Boolean Logic and Electronic Logic Gates - dummies

In digital electronics, Boolean logic refers to the manipulation of binary values in which a 1 represents the concept of true and a 0 represents the concept of false.

In electronic circuits that implement logic, binary values are represented by voltage levels. In the most common convention, a binary value of one is represented by +5 V (also called HIGH), and a binary zero is represented by 0 V (also called LOW).

This type of logic is called Boolean because it was invented in the 19th century by George Boole, an English mathematician and philosopher. In 1854, he published a book titled An Investigation of the Laws of Thought, which laid out the initial concepts that eventually came to be known as Boolean algebra, also called Boolean logic.

Boolean logic is among the most important principles of modern computers. Thus, most people consider Boole to be the father of computer science.

In Boolean logic, true is represented by the binary digit 1 and false by the binary digit 0. Logical operations (also called logical functions) are functions that can be applied to one or more logic inputs and produce a single logic output.

One of the most common types of logic operations is NOT, which simply inverts the state of its input. In other words, with the NOT operation, if the input is true, the output is false; if the input is false, the output is true.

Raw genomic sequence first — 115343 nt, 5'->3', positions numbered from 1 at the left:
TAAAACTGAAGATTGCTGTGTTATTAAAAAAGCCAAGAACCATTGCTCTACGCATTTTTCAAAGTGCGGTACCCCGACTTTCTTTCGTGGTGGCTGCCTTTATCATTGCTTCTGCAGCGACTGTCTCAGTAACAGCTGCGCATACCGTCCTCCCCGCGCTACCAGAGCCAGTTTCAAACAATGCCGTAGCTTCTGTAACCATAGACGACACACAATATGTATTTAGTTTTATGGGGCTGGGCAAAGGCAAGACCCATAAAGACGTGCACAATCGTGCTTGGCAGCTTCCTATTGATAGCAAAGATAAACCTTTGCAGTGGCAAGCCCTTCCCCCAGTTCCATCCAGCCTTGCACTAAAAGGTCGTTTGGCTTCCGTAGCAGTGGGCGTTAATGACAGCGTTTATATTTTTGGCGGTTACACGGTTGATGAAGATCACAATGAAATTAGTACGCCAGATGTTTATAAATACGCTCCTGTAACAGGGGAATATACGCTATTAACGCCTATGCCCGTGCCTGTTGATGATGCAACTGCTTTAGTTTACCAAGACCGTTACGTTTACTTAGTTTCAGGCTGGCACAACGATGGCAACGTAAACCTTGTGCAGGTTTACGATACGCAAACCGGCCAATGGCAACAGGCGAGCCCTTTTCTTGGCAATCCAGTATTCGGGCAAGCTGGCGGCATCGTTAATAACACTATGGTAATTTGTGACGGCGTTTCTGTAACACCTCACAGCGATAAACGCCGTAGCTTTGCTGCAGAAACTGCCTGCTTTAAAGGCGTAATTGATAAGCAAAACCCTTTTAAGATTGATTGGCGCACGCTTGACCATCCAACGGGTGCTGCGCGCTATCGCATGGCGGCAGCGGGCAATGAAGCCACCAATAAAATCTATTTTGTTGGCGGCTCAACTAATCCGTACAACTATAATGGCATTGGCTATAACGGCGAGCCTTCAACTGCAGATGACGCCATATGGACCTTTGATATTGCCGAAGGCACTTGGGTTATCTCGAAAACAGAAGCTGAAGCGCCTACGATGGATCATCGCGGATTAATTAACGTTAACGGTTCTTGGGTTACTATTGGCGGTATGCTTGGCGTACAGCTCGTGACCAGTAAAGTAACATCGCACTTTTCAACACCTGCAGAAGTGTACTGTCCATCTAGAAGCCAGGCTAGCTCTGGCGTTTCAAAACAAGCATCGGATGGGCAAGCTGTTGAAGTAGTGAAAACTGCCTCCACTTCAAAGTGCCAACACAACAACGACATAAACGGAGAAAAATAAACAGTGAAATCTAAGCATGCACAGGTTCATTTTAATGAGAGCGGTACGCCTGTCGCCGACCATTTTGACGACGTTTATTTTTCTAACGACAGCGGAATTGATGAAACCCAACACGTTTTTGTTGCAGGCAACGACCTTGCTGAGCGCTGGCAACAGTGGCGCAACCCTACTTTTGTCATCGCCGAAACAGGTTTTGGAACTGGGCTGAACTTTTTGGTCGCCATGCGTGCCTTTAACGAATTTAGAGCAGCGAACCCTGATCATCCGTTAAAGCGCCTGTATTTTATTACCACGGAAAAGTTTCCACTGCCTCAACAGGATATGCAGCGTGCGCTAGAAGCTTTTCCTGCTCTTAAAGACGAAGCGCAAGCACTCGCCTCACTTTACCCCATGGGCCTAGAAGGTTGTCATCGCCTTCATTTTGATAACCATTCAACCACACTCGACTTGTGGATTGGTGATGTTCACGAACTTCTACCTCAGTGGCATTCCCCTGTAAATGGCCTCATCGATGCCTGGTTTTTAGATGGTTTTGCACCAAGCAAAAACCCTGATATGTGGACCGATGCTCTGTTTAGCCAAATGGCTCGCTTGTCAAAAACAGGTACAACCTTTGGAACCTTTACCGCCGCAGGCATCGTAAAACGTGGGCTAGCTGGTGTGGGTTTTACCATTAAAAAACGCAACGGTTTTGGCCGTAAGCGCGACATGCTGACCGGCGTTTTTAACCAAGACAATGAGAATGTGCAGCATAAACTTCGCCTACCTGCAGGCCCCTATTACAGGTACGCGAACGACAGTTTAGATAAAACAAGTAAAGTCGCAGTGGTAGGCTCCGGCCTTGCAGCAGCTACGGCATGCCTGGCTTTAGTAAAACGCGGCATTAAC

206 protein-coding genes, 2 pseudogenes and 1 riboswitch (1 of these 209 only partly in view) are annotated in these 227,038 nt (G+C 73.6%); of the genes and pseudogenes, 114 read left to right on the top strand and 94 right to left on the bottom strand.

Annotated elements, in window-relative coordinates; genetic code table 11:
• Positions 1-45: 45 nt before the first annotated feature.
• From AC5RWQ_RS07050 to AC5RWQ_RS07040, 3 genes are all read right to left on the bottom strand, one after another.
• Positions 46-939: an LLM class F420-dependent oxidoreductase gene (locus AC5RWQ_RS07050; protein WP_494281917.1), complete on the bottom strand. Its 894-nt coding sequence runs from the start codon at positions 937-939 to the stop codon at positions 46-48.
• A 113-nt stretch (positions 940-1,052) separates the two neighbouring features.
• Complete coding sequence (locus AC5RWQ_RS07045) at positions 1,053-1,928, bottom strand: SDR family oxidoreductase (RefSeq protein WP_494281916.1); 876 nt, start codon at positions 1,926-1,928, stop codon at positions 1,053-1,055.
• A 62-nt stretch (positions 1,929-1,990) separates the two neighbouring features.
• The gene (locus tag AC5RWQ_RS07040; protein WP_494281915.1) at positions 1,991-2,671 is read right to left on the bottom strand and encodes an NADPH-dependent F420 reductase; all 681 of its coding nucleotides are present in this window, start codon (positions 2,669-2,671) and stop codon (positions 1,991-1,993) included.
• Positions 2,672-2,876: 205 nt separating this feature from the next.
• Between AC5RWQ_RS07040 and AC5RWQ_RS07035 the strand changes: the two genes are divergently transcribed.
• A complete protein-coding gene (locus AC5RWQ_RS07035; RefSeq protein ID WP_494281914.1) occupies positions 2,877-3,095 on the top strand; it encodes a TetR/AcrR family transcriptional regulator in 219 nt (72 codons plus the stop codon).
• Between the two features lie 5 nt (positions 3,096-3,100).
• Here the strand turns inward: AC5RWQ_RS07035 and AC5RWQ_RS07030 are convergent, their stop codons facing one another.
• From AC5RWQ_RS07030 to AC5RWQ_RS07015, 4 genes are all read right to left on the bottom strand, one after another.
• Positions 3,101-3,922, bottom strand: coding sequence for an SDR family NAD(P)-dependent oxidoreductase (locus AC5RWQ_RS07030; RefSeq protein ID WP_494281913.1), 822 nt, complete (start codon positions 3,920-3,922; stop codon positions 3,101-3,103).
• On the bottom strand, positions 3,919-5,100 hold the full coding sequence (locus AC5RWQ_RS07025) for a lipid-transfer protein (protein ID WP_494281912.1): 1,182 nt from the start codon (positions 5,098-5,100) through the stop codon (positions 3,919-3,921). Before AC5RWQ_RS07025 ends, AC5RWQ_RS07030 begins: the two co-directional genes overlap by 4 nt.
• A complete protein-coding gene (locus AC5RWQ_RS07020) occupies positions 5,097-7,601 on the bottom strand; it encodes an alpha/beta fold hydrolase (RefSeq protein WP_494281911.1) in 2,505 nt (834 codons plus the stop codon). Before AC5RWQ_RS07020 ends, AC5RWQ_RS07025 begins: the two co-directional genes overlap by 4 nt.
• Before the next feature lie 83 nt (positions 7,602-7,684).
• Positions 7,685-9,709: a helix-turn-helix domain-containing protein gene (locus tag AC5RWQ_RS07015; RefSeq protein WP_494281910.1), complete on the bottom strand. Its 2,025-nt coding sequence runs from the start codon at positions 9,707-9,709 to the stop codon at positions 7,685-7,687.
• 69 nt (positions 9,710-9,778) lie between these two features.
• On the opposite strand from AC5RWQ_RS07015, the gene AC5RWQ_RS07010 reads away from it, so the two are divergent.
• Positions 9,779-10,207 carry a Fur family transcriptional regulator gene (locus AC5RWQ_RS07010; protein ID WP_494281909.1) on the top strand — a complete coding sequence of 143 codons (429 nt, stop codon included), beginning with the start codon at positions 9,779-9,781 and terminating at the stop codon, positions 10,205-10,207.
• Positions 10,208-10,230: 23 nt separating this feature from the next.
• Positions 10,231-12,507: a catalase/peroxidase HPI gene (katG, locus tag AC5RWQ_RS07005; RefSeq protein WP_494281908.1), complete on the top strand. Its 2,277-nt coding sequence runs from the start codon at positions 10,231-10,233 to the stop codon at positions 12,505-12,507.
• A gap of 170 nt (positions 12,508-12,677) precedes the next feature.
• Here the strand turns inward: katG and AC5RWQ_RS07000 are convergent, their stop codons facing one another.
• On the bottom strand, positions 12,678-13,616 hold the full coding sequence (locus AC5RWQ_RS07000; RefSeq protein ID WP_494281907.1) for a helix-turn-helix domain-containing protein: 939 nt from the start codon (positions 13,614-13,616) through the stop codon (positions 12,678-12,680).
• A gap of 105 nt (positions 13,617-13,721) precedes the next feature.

A gate is a circuit or device that implements a logical function. Thus, a NOT gate is a circuit or device that implements the logical NOT operation. NOT gates are very common in digital circuits.

You can create gate switches in a variety of ways. The most common method uses transistors as switches, arranged in such a way that the correct output is generated based on the logical inputs and the type of gate being implemented.

Regardless of the method used to create gate circuits, all logic circuits depend on different voltage ranges to represent 1 and 0. As I’ve already mentioned, the most common voltage convention is to represent 1 by approximately +5 V and 0 by approximately 0 V. The +5 V signal is usually referred to as HIGH, and the 0 V signal is usually called simply LOW.

Seven of the most common types of logic gates are: NOT, AND, OR, NAND, NOR, XOR, and NXOR. All these gates except NOT use at least two inputs; the NOT gate has just one input.

Gate Description
NOT Inverts the input (HIGH becomes LOW, LOW becomes HIGH)
AND Outputs HIGH if all the inputs are HIGH; otherwise, outputs
LOW
OR Outputs HIGH if at least one of the inputs is HIGH; otherwise,
outputs LOW
NAND Outputs HIGH if all the inputs are LOW; otherwise, outputs
LOW
NOR Outputs HIGH if at least one of the inputs is LOW; otherwise,
outputs LOW
XOR Outputs HIGH if one, and only one, of the inputs is HIGH;
otherwise, outputs LOW
NXOR Outputs HIGH if one, and only one, of the inputs is LOW;
otherwise, outputs LOW